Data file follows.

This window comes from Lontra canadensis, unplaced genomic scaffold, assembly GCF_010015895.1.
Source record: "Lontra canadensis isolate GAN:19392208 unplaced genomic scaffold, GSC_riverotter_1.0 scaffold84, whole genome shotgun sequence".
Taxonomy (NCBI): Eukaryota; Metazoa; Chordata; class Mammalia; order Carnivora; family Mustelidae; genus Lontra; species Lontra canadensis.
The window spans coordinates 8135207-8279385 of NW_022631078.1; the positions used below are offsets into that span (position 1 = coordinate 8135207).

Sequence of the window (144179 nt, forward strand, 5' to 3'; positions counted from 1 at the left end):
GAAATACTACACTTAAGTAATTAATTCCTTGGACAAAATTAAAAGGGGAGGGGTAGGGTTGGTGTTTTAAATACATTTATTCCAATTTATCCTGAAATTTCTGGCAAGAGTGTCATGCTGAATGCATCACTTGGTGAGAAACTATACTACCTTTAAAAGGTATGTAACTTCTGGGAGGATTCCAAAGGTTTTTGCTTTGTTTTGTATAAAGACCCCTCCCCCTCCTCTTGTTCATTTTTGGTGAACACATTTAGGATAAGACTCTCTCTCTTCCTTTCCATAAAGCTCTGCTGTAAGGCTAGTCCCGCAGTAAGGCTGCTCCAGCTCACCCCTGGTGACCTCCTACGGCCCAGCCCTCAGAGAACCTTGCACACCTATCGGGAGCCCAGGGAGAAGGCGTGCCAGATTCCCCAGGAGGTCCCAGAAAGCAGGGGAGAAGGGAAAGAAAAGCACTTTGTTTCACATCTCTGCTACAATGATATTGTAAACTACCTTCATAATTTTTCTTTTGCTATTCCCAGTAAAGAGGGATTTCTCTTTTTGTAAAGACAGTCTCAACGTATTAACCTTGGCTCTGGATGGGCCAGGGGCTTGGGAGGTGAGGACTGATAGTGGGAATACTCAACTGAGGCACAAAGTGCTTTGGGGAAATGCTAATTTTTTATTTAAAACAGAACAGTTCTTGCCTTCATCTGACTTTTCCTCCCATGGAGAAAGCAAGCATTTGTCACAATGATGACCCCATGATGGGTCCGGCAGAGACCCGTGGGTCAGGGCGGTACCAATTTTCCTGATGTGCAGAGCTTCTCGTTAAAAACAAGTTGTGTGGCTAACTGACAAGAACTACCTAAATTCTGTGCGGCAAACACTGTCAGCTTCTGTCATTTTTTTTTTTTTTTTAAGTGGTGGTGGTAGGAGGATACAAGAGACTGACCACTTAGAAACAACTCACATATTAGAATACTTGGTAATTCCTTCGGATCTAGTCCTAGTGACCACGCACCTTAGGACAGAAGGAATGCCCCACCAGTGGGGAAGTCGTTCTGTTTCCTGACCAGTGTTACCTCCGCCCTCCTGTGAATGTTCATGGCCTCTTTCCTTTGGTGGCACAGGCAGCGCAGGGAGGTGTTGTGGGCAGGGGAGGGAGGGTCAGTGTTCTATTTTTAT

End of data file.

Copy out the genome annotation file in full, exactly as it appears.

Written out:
This window comes from Lontra canadensis, unplaced genomic scaffold, assembly GCF_010015895.1.
Source record: "Lontra canadensis isolate GAN:19392208 unplaced genomic scaffold, GSC_riverotter_1.0 scaffold84, whole genome shotgun sequence".
Taxonomy (NCBI): Eukaryota; Metazoa; Chordata; class Mammalia; order Carnivora; family Mustelidae; genus Lontra; species Lontra canadensis.
The window spans coordinates 8135207-8279385 of NW_022631078.1; the positions used below are offsets into that span (position 1 = coordinate 8135207).

Sequence of the window (144179 nt, forward strand, 5' to 3'; positions counted from 1 at the left end):
GAAATACTACACTTAAGTAATTAATTCCTTGGACAAAATTAAAAGGGGAGGGGTAGGGTTGGTGTTTTAAATACATTTATTCCAATTTATCCTGAAATTTCTGGCAAGAGTGTCATGCTGAATGCATCACTTGGTGAGAAACTATACTACCTTTAAAAGGTATGTAACTTCTGGGAGGATTCCAAAGGTTTTTGCTTTGTTTTGTATAAAGACCCCTCCCCCTCCTCTTGTTCATTTTTGGTGAACACATTTAGGATAAGACTCTCTCTCTTCCTTTCCATAAAGCTCTGCTGTAAGGCTAGTCCCGCAGTAAGGCTGCTCCAGCTCACCCCTGGTGACCTCCTACGGCCCAGCCCTCAGAGAACCTTGCACACCTATCGGGAGCCCAGGGAGAAGGCGTGCCAGATTCCCCAGGAGGTCCCAGAAAGCAGGGGAGAAGGGAAAGAAAAGCACTTTGTTTCACATCTCTGCTACAATGATATTGTAAACTACCTTCATAATTTTTCTTTTGCTATTCCCAGTAAAGAGGGATTTCTCTTTTTGTAAAGACAGTCTCAACGTATTAACCTTGGCTCTGGATGGGCCAGGGGCTTGGGAGGTGAGGACTGATAGTGGGAATACTCAACTGAGGCACAAAGTGCTTTGGGGAAATGCTAATTTTTTATTTAAAACAGAACAGTTCTTGCCTTCATCTGACTTTTCCTCCCATGGAGAAAGCAAGCATTTGTCACAATGATGACCCCATGATGGGTCCGGCAGAGACCCGTGGGTCAGGGCGGTACCAATTTTCCTGATGTGCAGAGCTTCTCGTTAAAAACAAGTTGTGTGGCTAACTGACAAGAACTACCTAAATTCTGTGCGGCAAACACTGTCAGCTTCTGTCATTTTTTTTTTTTTTTTAAGTGGTGGTGGTAGGAGGATACAAGAGACTGACCACTTAGAAACAACTCACATATTAGAATACTTGGTAATTCCTTCGGATCTAGTCCTAGTGACCACGCACCTTAGGACAGAAGGAATGCCCCACCAGTGGGGAAGTCGTTCTGTTTCCTGACCAGTGTTACCTCCGCCCTCCTGTGAATGTTCATGGCCTCTTTCCTTTGGTGGCACAGGCAGCGCAGGGAGGTGTTGTGGGCAGGGGAGGGAGGGTCAGTGTTCTATTTTTAT